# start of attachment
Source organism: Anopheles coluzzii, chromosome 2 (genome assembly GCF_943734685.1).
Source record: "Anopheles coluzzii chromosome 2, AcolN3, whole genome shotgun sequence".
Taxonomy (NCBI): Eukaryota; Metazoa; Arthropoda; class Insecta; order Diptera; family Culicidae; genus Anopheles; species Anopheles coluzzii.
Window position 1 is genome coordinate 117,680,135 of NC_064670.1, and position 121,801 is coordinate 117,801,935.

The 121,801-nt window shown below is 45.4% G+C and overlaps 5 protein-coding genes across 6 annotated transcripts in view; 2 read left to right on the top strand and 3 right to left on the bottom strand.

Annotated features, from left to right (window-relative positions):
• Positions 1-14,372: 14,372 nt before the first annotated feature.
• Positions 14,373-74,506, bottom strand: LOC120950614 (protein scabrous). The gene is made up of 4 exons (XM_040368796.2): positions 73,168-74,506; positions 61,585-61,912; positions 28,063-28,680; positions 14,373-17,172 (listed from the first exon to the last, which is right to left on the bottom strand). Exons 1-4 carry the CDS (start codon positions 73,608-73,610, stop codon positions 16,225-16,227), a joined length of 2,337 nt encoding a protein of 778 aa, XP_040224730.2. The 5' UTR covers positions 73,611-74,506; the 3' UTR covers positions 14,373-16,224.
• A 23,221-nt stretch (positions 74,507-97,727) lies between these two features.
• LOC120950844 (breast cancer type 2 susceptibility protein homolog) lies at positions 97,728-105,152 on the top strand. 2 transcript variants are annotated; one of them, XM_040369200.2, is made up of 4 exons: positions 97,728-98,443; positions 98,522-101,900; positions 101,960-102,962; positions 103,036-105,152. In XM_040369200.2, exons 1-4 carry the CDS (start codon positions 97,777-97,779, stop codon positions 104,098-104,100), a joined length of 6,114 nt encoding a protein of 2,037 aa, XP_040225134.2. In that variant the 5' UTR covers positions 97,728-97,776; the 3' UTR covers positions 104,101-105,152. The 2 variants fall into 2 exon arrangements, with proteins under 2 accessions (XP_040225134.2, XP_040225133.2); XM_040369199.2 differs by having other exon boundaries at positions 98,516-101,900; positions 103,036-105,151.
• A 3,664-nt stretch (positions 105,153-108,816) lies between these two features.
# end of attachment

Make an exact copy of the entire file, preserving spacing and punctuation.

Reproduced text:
Source organism: Anopheles coluzzii, chromosome 2 (genome assembly GCF_943734685.1).
Source record: "Anopheles coluzzii chromosome 2, AcolN3, whole genome shotgun sequence".
Taxonomy (NCBI): Eukaryota; Metazoa; Arthropoda; class Insecta; order Diptera; family Culicidae; genus Anopheles; species Anopheles coluzzii.
Window position 1 is genome coordinate 117,680,135 of NC_064670.1, and position 121,801 is coordinate 117,801,935.

The 121,801-nt window shown below is 45.4% G+C and overlaps 5 protein-coding genes across 6 annotated transcripts in view; 2 read left to right on the top strand and 3 right to left on the bottom strand.

Annotated features, from left to right (window-relative positions):
• Positions 1-14,372: 14,372 nt before the first annotated feature.
• Positions 14,373-74,506, bottom strand: LOC120950614 (protein scabrous). The gene is made up of 4 exons (XM_040368796.2): positions 73,168-74,506; positions 61,585-61,912; positions 28,063-28,680; positions 14,373-17,172 (listed from the first exon to the last, which is right to left on the bottom strand). Exons 1-4 carry the CDS (start codon positions 73,608-73,610, stop codon positions 16,225-16,227), a joined length of 2,337 nt encoding a protein of 778 aa, XP_040224730.2. The 5' UTR covers positions 73,611-74,506; the 3' UTR covers positions 14,373-16,224.
• A 23,221-nt stretch (positions 74,507-97,727) lies between these two features.
• LOC120950844 (breast cancer type 2 susceptibility protein homolog) lies at positions 97,728-105,152 on the top strand. 2 transcript variants are annotated; one of them, XM_040369200.2, is made up of 4 exons: positions 97,728-98,443; positions 98,522-101,900; positions 101,960-102,962; positions 103,036-105,152. In XM_040369200.2, exons 1-4 carry the CDS (start codon positions 97,777-97,779, stop codon positions 104,098-104,100), a joined length of 6,114 nt encoding a protein of 2,037 aa, XP_040225134.2. In that variant the 5' UTR covers positions 97,728-97,776; the 3' UTR covers positions 104,101-105,152. The 2 variants fall into 2 exon arrangements, with proteins under 2 accessions (XP_040225134.2, XP_040225133.2); XM_040369199.2 differs by having other exon boundaries at positions 98,516-101,900; positions 103,036-105,151.
• A 3,664-nt stretch (positions 105,153-108,816) lies between these two features.